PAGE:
Did you know that 1 in 26 people will develop epilepsy in their lifetime? Approximately 200,000 people are diagnosed annually with epilepsy. An estimated 3 million Americans and 65 million people worldwide are currently live with the seizure disorder.
Epilepsy can affect people at various stages in their life, some develop the disorder as children, others as adults, and it can also affect the elderly. According to Dr. Joseph Sirven, Chair of Neurology at the Mayo Clinic in Arizona “10% of people who have Alzheimer’s type dementia, do also have seizures or epilepsy.”
Epilepsy affects more people than multiple sclerosis, cerebral palsy, muscular dystrophy and Parkinson’s combined – yet receives fewer federal dollars per patient than each of these. There are many different myths and misconceptions surrounding the disease. In fact, misinformation and epilepsy stereotypes often prevent people with this seizure disorder from getting needed care. And, because epilepsy stigma and stereotypes are so prevalent, some people misunderstand epilepsy and others with the condition hesitate to get help. It is estimated that up to 50,000 deaths occur annually in the U.S. from status epilepticus (prolonged seizures).
With November being National Epilepsy Month, Dr. Joseph Sirven, Chair of Neurology at the Mayo Clinic in Arizona joined me for an interview this week to discuss epilepsy. He shared some of the most common symptoms, myths and misconceptions, common treatments including a minimally invasive laser surgery and much more.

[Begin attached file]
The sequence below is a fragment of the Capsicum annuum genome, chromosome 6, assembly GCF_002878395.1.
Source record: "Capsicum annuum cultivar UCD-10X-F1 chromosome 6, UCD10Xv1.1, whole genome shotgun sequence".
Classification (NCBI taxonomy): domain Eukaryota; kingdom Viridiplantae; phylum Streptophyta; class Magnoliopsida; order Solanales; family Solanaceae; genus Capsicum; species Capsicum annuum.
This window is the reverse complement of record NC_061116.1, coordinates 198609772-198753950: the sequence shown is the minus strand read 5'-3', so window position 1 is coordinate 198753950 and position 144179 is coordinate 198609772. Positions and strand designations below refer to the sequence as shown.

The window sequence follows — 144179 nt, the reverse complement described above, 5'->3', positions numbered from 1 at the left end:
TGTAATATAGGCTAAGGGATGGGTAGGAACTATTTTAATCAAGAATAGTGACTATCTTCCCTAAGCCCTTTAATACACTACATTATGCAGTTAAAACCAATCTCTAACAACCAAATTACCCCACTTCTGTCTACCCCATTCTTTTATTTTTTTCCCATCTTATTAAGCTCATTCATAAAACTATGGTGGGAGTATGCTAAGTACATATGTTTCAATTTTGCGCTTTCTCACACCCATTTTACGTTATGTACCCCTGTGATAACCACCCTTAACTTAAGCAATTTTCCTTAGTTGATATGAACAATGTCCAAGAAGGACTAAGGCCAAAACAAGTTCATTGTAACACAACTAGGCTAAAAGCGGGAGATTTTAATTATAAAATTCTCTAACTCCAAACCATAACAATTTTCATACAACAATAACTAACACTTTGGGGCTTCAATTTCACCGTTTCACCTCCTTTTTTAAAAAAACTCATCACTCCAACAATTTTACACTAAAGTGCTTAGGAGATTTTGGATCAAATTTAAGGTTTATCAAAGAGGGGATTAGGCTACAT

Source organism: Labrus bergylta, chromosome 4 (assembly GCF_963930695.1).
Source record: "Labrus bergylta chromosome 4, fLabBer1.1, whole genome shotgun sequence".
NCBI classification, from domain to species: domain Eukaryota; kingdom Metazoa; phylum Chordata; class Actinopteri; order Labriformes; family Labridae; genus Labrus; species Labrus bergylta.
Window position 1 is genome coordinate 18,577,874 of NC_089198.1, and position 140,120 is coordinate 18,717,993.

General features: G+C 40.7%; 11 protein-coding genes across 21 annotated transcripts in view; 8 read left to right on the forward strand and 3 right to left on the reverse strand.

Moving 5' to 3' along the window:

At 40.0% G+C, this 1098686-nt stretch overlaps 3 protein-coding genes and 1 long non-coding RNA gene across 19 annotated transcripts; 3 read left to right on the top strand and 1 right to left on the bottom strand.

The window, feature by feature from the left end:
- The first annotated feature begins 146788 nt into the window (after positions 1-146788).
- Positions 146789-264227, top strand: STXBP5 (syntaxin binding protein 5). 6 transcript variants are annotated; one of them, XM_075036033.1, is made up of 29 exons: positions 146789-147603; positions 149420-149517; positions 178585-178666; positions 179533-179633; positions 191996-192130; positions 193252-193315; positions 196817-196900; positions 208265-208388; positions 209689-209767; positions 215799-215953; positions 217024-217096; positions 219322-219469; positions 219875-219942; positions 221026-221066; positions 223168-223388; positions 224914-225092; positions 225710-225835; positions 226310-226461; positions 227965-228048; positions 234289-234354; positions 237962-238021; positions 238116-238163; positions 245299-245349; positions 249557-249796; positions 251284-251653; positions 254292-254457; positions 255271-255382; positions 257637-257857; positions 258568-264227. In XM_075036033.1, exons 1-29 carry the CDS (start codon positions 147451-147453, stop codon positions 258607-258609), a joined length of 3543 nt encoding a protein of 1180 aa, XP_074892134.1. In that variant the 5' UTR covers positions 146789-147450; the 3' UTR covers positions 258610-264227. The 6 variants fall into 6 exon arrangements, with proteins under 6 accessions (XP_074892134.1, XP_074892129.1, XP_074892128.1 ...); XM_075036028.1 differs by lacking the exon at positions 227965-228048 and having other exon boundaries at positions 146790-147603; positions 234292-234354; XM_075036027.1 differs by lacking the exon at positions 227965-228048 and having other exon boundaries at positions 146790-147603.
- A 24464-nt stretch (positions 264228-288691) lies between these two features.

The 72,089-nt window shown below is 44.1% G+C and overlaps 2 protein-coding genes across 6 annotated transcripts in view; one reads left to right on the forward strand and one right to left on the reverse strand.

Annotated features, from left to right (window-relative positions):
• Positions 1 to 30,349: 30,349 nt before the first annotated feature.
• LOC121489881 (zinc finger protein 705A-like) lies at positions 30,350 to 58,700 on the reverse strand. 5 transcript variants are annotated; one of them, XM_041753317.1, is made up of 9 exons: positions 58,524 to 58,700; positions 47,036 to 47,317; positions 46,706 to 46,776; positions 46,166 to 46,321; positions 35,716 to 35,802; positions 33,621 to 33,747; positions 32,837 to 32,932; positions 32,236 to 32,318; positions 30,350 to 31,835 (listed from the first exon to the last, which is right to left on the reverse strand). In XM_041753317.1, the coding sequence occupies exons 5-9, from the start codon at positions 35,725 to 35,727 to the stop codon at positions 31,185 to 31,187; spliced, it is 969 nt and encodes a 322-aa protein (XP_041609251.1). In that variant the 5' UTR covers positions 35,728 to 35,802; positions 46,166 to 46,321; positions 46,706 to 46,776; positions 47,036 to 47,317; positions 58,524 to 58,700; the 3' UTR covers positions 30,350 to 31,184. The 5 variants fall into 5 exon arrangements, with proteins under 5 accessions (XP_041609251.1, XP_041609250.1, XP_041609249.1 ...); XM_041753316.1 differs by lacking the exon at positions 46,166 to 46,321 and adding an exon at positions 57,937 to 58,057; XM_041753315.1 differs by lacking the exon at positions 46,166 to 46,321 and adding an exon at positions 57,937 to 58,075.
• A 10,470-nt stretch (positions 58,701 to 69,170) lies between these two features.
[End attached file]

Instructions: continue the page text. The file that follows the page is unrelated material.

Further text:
Please watch the video below to see my interview with Dr. Joseph Sirven in its entirety. He shared a wealth of information to help those suffering from the seizure disorder, their physicians and their family members too. For even more beneficial information on epilepsy, please visit the Mayo Clinic website, the Epilepsy Foundation at epilepsy.com, the American Epilepsy Society at https://www.aesnet.org.
YouTube video: Watch Candace Rose interview Dr. Joseph Sirven, Chair of Neurology at the Mayo Clinic in honor of National Epilepsy Awareness Month.
This interview is brought to you by the Mayo Clinic. Candace Rose was not compensated by any sponsors for this interview.